By: The Normons // The holidays have a way of bringing everything back into perspective. When you get that thoughtful gift you didn’t expect, or when you reconnect with a loved one you haven’t seen in a long time, it just feels good. We’re reminded that the world isn’t such a terrible place and that goodness is stronger than cynicism. This time of year elicits gratitude for things we too often take for granted, not the least of which is gratitude for the truths that give our lives meaning.
By: Brad Masters // I’m pretty miserable at piano. I know only one song (which I memorized in 8th grade so our piano wouldn’t go completely unused), and even though I know how to read music, something happens to my brain when I sit down in front of a piano. In my defense, it’s not all my fault. When I was in 3rd grade, my piano teacher, who by this point was entirely fed up with my less-than-stellar practice habits, issued an ultimatum: baseball or piano. So I did what any sensible... Read The Rest →
By: Jenna Davant // My name is Jenna, and I’m a recent convert to the LDS Church. I was baptized on July 12th, 2014, in Austin Texas, where I moved about two weeks before my baptism. I’m from Texas originally, but was living in Los Angeles, California for the past six years. At the time I thought I was moving there to become a filmmaker, but I now know that moving there was more of a prompting from our Heavenly Father, to meet the people that I needed to meet... Read The Rest →
By: Rebbie Groesbeck // The other day I went to lunch with a woman who is writing a TV show that involves a Mormon character. She reached out to me because through some basic Googling, she had found this blog and figured I would be a good resource in figuring out how to realistically frame her character.
Written by contributors nationwide and compiled by Jason & Rebbie // Whether you live(d) there, went to school there or have only visited — you’re undoubtedly familiar with the peculiar yet magical bubble that is singles life in Utah. No other place in the world houses so many young, eligible Mormons all packed so closely together. To put it scripturally: the cup runneth over. But despite all the appeal that this bubble possesses, there comes a time in some people’s lives when they feel the need to leave it.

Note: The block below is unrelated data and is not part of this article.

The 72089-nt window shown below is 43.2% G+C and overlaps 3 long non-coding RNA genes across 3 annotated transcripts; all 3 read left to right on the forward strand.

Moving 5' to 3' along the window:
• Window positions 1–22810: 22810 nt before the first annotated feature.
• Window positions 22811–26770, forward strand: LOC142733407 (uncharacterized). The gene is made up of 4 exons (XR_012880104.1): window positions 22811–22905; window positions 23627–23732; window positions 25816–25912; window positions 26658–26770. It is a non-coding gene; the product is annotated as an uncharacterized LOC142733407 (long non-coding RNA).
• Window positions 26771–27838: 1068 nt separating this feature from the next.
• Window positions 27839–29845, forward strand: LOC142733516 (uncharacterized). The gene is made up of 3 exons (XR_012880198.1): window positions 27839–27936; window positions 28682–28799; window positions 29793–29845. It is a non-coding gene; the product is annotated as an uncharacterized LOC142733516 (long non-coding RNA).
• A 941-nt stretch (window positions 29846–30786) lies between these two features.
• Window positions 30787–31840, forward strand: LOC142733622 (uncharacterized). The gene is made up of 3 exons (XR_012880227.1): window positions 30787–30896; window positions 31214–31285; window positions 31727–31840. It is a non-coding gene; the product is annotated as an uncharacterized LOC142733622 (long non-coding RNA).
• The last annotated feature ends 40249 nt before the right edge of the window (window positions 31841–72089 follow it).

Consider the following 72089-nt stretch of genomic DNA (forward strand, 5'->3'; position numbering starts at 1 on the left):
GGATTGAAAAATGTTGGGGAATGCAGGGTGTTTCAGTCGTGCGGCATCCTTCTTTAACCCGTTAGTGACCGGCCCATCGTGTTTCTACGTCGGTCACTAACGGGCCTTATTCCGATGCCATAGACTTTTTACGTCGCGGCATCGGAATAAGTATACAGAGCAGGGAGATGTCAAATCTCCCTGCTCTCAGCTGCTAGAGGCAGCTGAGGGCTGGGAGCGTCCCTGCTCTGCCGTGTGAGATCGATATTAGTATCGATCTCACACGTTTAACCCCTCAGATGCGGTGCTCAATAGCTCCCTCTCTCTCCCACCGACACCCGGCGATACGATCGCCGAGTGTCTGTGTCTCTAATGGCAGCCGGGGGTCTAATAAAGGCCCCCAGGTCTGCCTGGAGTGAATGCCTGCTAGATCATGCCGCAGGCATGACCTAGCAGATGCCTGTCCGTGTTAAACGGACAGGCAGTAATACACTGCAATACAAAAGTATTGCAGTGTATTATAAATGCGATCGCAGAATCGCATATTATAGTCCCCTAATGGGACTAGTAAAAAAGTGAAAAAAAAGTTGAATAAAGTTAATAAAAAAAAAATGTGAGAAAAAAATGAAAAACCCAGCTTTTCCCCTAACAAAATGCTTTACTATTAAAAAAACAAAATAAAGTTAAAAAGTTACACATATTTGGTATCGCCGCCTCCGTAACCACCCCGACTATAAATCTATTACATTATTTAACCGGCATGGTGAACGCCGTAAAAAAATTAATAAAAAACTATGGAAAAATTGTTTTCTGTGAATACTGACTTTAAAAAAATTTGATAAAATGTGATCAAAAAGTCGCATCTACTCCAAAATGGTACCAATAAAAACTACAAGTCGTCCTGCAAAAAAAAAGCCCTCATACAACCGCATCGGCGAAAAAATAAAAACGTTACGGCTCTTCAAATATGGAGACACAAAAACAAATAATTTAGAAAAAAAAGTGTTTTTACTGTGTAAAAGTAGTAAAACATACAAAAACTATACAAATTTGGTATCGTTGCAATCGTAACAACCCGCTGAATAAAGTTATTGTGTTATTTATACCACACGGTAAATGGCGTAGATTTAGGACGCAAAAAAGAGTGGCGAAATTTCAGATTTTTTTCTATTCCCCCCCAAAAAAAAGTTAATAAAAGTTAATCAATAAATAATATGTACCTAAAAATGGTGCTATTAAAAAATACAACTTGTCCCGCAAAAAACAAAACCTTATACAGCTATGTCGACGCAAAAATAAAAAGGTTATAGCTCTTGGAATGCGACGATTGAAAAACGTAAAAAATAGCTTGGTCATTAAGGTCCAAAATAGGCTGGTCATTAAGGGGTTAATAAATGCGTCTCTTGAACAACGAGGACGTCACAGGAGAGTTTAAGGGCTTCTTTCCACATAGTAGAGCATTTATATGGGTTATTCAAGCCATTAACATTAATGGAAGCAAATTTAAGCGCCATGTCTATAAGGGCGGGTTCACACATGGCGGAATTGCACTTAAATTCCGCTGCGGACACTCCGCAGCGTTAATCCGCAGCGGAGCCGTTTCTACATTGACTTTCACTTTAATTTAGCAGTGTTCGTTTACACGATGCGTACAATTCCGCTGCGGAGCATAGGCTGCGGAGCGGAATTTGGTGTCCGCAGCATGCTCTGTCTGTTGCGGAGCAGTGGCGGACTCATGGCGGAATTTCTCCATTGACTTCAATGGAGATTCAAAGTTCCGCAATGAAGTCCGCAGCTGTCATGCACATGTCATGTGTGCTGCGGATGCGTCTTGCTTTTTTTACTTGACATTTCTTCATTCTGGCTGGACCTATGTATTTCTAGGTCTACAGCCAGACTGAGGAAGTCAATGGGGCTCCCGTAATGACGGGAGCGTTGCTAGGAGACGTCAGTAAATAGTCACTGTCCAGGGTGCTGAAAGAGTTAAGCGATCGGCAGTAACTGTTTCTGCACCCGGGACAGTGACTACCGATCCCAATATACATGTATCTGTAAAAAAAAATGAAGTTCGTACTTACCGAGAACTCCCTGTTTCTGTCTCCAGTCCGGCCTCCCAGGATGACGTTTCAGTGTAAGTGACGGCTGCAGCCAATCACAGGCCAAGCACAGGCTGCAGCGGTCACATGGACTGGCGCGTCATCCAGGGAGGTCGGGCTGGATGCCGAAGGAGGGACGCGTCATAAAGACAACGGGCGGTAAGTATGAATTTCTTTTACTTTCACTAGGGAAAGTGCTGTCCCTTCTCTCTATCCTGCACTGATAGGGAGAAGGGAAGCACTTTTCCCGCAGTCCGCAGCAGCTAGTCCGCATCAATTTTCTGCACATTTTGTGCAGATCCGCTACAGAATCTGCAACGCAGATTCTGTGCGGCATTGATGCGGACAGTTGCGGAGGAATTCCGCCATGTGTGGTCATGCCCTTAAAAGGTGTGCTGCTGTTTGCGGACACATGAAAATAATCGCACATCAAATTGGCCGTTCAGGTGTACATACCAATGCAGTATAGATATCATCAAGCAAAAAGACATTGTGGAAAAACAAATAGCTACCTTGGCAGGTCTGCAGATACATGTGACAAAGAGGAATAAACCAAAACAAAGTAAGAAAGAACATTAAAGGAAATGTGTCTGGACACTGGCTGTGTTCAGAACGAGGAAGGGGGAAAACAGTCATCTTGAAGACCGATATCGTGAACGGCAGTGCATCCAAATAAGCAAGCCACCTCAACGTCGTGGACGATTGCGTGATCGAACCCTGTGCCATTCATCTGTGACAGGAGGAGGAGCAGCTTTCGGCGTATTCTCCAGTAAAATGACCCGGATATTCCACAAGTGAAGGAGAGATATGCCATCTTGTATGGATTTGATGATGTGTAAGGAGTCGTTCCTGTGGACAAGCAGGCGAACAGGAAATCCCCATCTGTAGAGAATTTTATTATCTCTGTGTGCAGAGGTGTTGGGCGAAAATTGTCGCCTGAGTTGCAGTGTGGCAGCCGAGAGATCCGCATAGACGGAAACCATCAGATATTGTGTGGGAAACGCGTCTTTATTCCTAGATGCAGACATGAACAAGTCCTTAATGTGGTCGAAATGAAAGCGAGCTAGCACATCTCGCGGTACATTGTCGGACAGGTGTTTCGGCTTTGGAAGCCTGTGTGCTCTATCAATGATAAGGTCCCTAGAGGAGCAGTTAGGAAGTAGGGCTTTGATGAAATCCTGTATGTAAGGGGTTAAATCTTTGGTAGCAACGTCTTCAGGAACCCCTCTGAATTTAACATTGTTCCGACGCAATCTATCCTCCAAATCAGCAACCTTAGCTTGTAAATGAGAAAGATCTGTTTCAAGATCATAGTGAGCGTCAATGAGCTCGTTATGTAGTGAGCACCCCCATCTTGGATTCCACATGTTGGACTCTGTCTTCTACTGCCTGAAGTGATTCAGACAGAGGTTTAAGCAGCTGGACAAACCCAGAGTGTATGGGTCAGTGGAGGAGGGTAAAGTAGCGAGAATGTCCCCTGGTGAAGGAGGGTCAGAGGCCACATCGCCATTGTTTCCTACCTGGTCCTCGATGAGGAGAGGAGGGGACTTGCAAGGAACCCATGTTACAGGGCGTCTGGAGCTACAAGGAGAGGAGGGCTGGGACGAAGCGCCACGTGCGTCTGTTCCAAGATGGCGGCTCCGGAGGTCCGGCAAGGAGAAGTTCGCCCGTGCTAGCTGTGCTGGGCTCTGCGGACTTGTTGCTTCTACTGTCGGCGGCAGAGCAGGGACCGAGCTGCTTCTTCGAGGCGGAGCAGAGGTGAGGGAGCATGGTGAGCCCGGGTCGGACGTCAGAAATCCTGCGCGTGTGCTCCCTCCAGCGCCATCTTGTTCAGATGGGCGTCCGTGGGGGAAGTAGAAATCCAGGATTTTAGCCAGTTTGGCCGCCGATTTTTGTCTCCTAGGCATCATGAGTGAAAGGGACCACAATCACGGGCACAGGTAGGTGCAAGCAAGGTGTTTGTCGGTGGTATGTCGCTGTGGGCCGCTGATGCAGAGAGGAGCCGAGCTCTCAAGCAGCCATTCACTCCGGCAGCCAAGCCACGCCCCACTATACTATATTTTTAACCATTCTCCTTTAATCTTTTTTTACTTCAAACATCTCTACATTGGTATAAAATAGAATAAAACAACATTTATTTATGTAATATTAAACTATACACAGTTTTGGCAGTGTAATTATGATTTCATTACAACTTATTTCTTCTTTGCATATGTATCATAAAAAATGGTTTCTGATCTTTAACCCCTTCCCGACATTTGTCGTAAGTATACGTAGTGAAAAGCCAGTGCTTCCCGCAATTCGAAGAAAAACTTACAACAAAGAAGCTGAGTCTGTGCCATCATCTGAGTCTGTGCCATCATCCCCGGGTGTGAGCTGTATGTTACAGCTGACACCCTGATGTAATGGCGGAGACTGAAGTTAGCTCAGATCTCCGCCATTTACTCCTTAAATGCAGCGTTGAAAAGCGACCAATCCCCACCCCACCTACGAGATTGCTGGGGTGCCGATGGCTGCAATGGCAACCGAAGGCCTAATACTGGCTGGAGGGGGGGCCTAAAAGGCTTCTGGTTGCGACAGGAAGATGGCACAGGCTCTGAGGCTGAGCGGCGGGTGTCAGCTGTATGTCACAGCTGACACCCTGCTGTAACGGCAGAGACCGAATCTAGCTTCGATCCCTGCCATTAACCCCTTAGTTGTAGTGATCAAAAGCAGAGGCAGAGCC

By: Rebbie Groesbeck // A few weeks ago, my Mormon congregation paid our annual visit to the Pilgrim Missionary Baptist Church in South Central Los Angeles. It’s a tradition I’ve participated in every year since moving to LA; we visit their congregation in the summer, and they come to ours in the fall. I will admit I was nervous the first time I went. Inglewood, CA is basically the polar opposite of my hometown of Provo, Utah, and I just didn’t know exactly how it would go down.
By: Lani Jones // Tumua Anae was born in Hawaii and grew up in Newport Beach. She started her career playing high school water polo at Corona del Mar with me. I went on to be a washed up athlete, while Tumua won multiple national championships as USC’s goalie. She ended her career with the most saves in school history. Tumua joined the U.S. National Team in 2010, and was later selected to play in the 2012 London Olympics where she and her teammates won the gold medal. Tumua recently... Read The Rest →
By: Brad Masters // I try not to be a creeper. Really, I do. And thankfully, with the advent of social media, I can creep safely from my own home without anyone knowing—so long as I don’t accidentally deepfave that Instagram picture from 108 weeks ago of that person I happen to be stalking. But this one day, at Mountain West Burrito in Provo, Utah, I could not help myself from shamelessly eavesdropping on these two tattooed dudes having an all-out discussion . . . about the saving grace of Jesus Christ.
By: Rebbie Groesbeck & Chad Peters // As a blonde, white girl from Utah, I am your stereotypical Mormon. Sonja and Vernon Wilbert, however, are not.
By: Danny Rasmussen // The Book of Mormon, the Tony-award winning musical, is currently playing in my hometown in Orange County. It tells the story of two white, clean-cut Mormon missionaries who are called to serve in the most unlikely and foreign of places: Uganda. Naïve and inexperienced, the elders undergo various mishaps, misunderstandings and crises of identity & faith, all while learning what life outside “the bubble” is really like.